OC’s MA youth leaders faced unprecedented pushback from legislators during our transparency lobbying campaign with Act On Mass. Many of them have aggressively challenged our arguments and offered confusing and conflicting counterpoints. So we took matters into our own hands and checked with the same authority that legislators themselves use, the House Clerk.
Tl;dr Befriend your Clerk!
For those of you who want the nerdy deep-dive, here’s what we learned. The following text in italics was read and fact-checked by the current Clerk, Steven T. James himself.
If a MA House Committee or Joint Committee votes on a House Bill, the Committee files a report in the LAWS computer system, with the following information:
- Committee Name
- House Member carrying the report (usually the committee chair)
- Bill Number (and accompanying bill numbers)
- Nature of report, e.g. Favorable, Favorable with changes, Study Order, Ought Not To Pass
The committee also sends an email to the House Clerk to indicate who “reserved rights” (to debate or vote against later). Reserve rights information is not currently accessible on a bill’s individual website page or the journal, but may be acquired by contacting the House Clerk’s office. There is no record of who takes “No Action” if they either miss the poll accidentally or intentionally abstain.
What does this mean? As of now, legislators’ committee voting records are either buried or incomplete. We have to dig through the House Journal, a pdf 100s of pages long, to find out who “dissents”. We have to call the House Clerk directly with the latest bill names and numbers in hand, if we want to find out who votes favorably or “reserves rights” (think of it like a spicy abstention). Most importantly there is no public record of representatives who don’t participate in committee votes, either because they forget or they strategically avoid voting.
Why does this matter? To win bold legislation, advocates and constituents need to be able to engage, learn from, and hold accountable legislators who kill bills in committee. We cannot do this when we don’t know how committee members vote, either because key information is buried or not even collected in the first place.
This also means that the existing system allows legislators to pledge to support bills publicly and then avoid that responsibility the moment they enter the building and leave the public eye. They can join their chair in an “ought not to pass” vote, trusting that most of the public will never call the Clerk. (Even if the public checked the Journal, their name would not be listed so long as they went along with their Chair.) Or they can duck the responsibility altogether and not vote at all.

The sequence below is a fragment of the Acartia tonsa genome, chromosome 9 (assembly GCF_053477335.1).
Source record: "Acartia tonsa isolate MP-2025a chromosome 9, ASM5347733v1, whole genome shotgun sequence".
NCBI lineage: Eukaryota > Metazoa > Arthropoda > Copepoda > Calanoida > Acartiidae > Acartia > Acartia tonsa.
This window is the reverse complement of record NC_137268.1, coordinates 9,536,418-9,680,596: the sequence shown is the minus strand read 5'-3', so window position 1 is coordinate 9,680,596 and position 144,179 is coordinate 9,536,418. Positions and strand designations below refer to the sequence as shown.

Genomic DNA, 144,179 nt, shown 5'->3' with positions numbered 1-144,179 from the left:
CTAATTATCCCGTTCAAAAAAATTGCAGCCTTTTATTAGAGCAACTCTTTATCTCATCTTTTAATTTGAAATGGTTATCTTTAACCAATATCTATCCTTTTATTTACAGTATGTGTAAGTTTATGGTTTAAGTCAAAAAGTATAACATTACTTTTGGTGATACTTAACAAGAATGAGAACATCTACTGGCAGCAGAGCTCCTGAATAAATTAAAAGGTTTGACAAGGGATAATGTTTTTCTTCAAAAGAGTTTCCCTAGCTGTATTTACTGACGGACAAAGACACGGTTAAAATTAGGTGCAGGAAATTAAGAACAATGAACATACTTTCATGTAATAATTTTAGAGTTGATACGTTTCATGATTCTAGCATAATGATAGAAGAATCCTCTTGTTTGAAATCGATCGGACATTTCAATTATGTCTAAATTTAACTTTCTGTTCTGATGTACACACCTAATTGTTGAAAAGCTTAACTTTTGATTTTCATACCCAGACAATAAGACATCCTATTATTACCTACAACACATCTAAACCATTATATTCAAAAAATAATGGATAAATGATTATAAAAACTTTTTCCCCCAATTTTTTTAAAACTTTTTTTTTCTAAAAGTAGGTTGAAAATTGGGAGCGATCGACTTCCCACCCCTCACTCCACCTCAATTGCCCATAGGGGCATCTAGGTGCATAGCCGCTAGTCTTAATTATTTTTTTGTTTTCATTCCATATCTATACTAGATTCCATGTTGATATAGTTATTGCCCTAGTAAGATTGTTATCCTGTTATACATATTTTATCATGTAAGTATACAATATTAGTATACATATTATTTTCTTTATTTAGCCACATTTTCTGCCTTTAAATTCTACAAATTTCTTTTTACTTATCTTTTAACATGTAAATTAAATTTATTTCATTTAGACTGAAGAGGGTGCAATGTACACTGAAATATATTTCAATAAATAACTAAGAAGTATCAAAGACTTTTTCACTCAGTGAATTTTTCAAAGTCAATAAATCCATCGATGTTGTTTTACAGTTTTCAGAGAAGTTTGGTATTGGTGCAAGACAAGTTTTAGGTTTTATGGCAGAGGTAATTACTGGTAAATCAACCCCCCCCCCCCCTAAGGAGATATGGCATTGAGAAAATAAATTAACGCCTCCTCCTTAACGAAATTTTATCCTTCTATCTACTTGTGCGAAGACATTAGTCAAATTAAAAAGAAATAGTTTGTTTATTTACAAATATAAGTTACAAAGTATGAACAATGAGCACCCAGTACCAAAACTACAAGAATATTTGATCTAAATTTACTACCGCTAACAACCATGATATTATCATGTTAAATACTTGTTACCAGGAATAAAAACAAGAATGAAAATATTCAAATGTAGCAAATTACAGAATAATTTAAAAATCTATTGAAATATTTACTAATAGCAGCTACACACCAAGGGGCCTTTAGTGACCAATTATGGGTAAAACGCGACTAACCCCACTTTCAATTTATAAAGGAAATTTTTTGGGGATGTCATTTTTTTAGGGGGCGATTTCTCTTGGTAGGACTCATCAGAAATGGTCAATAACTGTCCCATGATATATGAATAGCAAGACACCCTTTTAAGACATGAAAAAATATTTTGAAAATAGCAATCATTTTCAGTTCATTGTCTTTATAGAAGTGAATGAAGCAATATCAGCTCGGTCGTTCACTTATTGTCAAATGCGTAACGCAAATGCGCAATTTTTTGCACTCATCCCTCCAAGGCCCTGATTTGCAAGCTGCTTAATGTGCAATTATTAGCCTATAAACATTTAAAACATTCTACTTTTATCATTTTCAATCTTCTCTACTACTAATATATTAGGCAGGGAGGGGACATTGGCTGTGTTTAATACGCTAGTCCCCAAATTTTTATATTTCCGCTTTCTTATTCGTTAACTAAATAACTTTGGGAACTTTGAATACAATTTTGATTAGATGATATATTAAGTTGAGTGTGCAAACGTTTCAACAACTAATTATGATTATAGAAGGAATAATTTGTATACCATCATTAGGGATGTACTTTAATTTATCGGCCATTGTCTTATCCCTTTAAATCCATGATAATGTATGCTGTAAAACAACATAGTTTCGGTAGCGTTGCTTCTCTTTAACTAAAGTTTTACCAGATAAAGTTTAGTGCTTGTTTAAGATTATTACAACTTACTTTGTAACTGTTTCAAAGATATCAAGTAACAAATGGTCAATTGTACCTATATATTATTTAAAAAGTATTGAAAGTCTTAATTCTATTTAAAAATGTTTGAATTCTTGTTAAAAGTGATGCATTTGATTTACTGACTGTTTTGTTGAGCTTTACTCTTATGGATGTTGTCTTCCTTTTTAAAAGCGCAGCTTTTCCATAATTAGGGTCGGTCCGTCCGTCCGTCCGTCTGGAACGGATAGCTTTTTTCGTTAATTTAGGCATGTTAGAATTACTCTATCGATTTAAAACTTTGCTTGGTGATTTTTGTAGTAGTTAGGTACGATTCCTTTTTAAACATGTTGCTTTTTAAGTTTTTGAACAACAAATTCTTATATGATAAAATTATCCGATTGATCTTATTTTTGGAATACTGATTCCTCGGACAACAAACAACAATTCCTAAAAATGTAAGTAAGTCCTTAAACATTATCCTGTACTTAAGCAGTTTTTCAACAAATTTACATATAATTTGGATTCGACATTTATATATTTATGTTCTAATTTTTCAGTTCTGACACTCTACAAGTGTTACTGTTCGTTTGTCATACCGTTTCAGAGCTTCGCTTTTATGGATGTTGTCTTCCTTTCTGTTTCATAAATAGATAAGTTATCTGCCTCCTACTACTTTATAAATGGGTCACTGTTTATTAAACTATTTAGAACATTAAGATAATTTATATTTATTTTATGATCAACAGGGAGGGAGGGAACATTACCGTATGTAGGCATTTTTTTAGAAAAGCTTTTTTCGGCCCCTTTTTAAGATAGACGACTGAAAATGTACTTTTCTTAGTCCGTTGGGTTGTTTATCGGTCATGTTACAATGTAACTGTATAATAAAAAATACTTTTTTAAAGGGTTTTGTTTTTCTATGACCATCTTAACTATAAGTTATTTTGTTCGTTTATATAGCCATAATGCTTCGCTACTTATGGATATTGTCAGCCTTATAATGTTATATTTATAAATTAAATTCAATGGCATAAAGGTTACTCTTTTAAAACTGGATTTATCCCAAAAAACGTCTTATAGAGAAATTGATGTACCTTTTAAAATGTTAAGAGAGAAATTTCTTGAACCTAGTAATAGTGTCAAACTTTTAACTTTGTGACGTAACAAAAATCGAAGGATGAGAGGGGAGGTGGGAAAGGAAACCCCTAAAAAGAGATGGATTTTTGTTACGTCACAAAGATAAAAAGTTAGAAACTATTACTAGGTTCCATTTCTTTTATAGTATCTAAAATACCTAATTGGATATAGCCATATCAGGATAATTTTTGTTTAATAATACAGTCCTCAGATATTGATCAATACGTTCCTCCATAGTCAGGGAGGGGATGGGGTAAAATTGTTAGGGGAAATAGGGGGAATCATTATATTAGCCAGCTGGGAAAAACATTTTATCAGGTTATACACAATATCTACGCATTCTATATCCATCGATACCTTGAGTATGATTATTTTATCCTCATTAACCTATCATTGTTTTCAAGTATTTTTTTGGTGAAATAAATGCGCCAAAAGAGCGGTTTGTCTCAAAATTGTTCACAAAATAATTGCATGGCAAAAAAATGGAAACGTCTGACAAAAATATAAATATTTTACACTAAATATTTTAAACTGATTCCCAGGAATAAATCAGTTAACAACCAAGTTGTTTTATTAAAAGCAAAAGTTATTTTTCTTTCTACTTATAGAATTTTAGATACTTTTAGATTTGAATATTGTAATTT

And there are so many reasons a legislator–particularly the many moderate democrats–would want to keep their head low in committee. They may be concerned about their relationship with their chair, or other committee members with whom they constantly negotiate. They may disagree with their constituents and feel scared to face the political consequences of disagreeing openly. They may lose the support of more conservative colleagues who will allegedly “only vote if their constituents cannot see.” They may fear jeopardizing their rank, their pay, and their relationship to leadership. Combine these pressures with a lack of transparency and their desire to coast under the radar, their vehement fear of rules changes becomes understandable. Wrong, but understandable.
What can we do? Luckily, this next step is simple. Make the House Bill Pages look like this Senate Committee Bill page:
Since the Senate can make different rules for “Senate Only” committees, they’ve already created a system that advocates, constituents, and legislators can all work with. In this case, we know who is responsible for the results of a vote. We know exactly what to ask whom. We know exactly which legislators and their districts we still have to win over, to pass the policy we need.
This is far from a silver bullet. We have so much more to do to make MA democracy more transparent and to win game-changing climate policy. But next time your Rep misleads with the line “you’re lying and this transparency campaign is a waste of time since all committee votes are already on the public record,” take a breath, call your Clerk, check your facts, and call their bluff!